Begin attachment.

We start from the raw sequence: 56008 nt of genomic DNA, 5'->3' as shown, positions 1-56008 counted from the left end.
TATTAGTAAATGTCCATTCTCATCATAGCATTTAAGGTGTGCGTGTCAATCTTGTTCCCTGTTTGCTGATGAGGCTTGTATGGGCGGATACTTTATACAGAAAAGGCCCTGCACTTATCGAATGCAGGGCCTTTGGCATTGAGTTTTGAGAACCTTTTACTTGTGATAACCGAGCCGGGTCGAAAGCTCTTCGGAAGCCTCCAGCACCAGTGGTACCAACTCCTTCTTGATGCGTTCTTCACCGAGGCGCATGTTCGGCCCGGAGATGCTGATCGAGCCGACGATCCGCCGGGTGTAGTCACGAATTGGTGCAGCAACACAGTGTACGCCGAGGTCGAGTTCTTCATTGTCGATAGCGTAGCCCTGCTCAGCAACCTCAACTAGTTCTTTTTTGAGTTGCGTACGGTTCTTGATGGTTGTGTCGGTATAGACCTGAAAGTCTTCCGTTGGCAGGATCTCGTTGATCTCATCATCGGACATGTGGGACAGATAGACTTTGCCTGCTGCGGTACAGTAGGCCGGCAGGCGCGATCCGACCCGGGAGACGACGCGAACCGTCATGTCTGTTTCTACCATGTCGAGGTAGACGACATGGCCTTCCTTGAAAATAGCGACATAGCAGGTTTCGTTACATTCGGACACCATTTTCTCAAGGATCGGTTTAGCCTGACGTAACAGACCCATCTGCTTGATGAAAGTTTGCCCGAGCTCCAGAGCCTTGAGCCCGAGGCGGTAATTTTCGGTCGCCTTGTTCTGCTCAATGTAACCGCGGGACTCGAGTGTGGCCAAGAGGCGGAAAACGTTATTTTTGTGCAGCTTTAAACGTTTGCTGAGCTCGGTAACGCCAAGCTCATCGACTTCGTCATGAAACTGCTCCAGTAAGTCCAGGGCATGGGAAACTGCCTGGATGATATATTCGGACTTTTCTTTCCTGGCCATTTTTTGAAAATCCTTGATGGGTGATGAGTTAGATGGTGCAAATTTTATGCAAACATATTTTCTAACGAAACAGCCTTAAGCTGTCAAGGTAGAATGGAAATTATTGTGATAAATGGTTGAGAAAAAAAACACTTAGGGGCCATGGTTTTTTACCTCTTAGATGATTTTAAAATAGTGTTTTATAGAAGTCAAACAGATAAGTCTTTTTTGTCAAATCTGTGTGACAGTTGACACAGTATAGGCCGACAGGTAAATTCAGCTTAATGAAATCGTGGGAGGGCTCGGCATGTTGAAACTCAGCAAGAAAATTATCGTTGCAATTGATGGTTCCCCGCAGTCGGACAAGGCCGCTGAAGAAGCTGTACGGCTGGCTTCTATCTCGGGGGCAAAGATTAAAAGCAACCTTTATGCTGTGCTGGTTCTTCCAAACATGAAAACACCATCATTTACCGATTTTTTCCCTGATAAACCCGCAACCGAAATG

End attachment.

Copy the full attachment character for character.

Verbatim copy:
We start from the raw sequence: 56008 nt of genomic DNA, 5'->3' as shown, positions 1-56008 counted from the left end.
TATTAGTAAATGTCCATTCTCATCATAGCATTTAAGGTGTGCGTGTCAATCTTGTTCCCTGTTTGCTGATGAGGCTTGTATGGGCGGATACTTTATACAGAAAAGGCCCTGCACTTATCGAATGCAGGGCCTTTGGCATTGAGTTTTGAGAACCTTTTACTTGTGATAACCGAGCCGGGTCGAAAGCTCTTCGGAAGCCTCCAGCACCAGTGGTACCAACTCCTTCTTGATGCGTTCTTCACCGAGGCGCATGTTCGGCCCGGAGATGCTGATCGAGCCGACGATCCGCCGGGTGTAGTCACGAATTGGTGCAGCAACACAGTGTACGCCGAGGTCGAGTTCTTCATTGTCGATAGCGTAGCCCTGCTCAGCAACCTCAACTAGTTCTTTTTTGAGTTGCGTACGGTTCTTGATGGTTGTGTCGGTATAGACCTGAAAGTCTTCCGTTGGCAGGATCTCGTTGATCTCATCATCGGACATGTGGGACAGATAGACTTTGCCTGCTGCGGTACAGTAGGCCGGCAGGCGCGATCCGACCCGGGAGACGACGCGAACCGTCATGTCTGTTTCTACCATGTCGAGGTAGACGACATGGCCTTCCTTGAAAATAGCGACATAGCAGGTTTCGTTACATTCGGACACCATTTTCTCAAGGATCGGTTTAGCCTGACGTAACAGACCCATCTGCTTGATGAAAGTTTGCCCGAGCTCCAGAGCCTTGAGCCCGAGGCGGTAATTTTCGGTCGCCTTGTTCTGCTCAATGTAACCGCGGGACTCGAGTGTGGCCAAGAGGCGGAAAACGTTATTTTTGTGCAGCTTTAAACGTTTGCTGAGCTCGGTAACGCCAAGCTCATCGACTTCGTCATGAAACTGCTCCAGTAAGTCCAGGGCATGGGAAACTGCCTGGATGATATATTCGGACTTTTCTTTCCTGGCCATTTTTTGAAAATCCTTGATGGGTGATGAGTTAGATGGTGCAAATTTTATGCAAACATATTTTCTAACGAAACAGCCTTAAGCTGTCAAGGTAGAATGGAAATTATTGTGATAAATGGTTGAGAAAAAAAACACTTAGGGGCCATGGTTTTTTACCTCTTAGATGATTTTAAAATAGTGTTTTATAGAAGTCAAACAGATAAGTCTTTTTTGTCAAATCTGTGTGACAGTTGACACAGTATAGGCCGACAGGTAAATTCAGCTTAATGAAATCGTGGGAGGGCTCGGCATGTTGAAACTCAGCAAGAAAATTATCGTTGCAATTGATGGTTCCCCGCAGTCGGACAAGGCCGCTGAAGAAGCTGTACGGCTGGCTTCTATCTCGGGGGCAAAGATTAAAAGCAACCTTTATGCTGTGCTGGTTCTTCCAAACATGAAAACACCATCATTTACCGATTTTTTCCCTGATAAACCCGCAACCGAAATG